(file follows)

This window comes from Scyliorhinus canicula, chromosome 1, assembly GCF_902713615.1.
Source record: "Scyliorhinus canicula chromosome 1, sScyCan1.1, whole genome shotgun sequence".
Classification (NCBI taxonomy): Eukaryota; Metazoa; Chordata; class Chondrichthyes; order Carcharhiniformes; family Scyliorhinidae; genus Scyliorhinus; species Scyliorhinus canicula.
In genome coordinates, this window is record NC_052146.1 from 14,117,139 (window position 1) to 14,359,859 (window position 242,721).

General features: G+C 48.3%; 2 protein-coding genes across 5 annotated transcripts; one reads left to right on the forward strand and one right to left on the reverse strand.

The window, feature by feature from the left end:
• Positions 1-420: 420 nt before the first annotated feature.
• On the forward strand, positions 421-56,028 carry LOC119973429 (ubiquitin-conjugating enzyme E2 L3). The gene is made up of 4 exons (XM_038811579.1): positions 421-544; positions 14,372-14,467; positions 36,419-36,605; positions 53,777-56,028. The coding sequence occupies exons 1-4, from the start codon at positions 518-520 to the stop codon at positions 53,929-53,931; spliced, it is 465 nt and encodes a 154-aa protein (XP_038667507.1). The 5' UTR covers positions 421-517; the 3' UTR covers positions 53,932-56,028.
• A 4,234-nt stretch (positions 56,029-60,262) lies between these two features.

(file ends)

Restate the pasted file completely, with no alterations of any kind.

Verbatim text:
This window comes from Scyliorhinus canicula, chromosome 1, assembly GCF_902713615.1.
Source record: "Scyliorhinus canicula chromosome 1, sScyCan1.1, whole genome shotgun sequence".
Classification (NCBI taxonomy): Eukaryota; Metazoa; Chordata; class Chondrichthyes; order Carcharhiniformes; family Scyliorhinidae; genus Scyliorhinus; species Scyliorhinus canicula.
In genome coordinates, this window is record NC_052146.1 from 14,117,139 (window position 1) to 14,359,859 (window position 242,721).

General features: G+C 48.3%; 2 protein-coding genes across 5 annotated transcripts; one reads left to right on the forward strand and one right to left on the reverse strand.

The window, feature by feature from the left end:
• Positions 1-420: 420 nt before the first annotated feature.
• On the forward strand, positions 421-56,028 carry LOC119973429 (ubiquitin-conjugating enzyme E2 L3). The gene is made up of 4 exons (XM_038811579.1): positions 421-544; positions 14,372-14,467; positions 36,419-36,605; positions 53,777-56,028. The coding sequence occupies exons 1-4, from the start codon at positions 518-520 to the stop codon at positions 53,929-53,931; spliced, it is 465 nt and encodes a 154-aa protein (XP_038667507.1). The 5' UTR covers positions 421-517; the 3' UTR covers positions 53,932-56,028.
• A 4,234-nt stretch (positions 56,029-60,262) lies between these two features.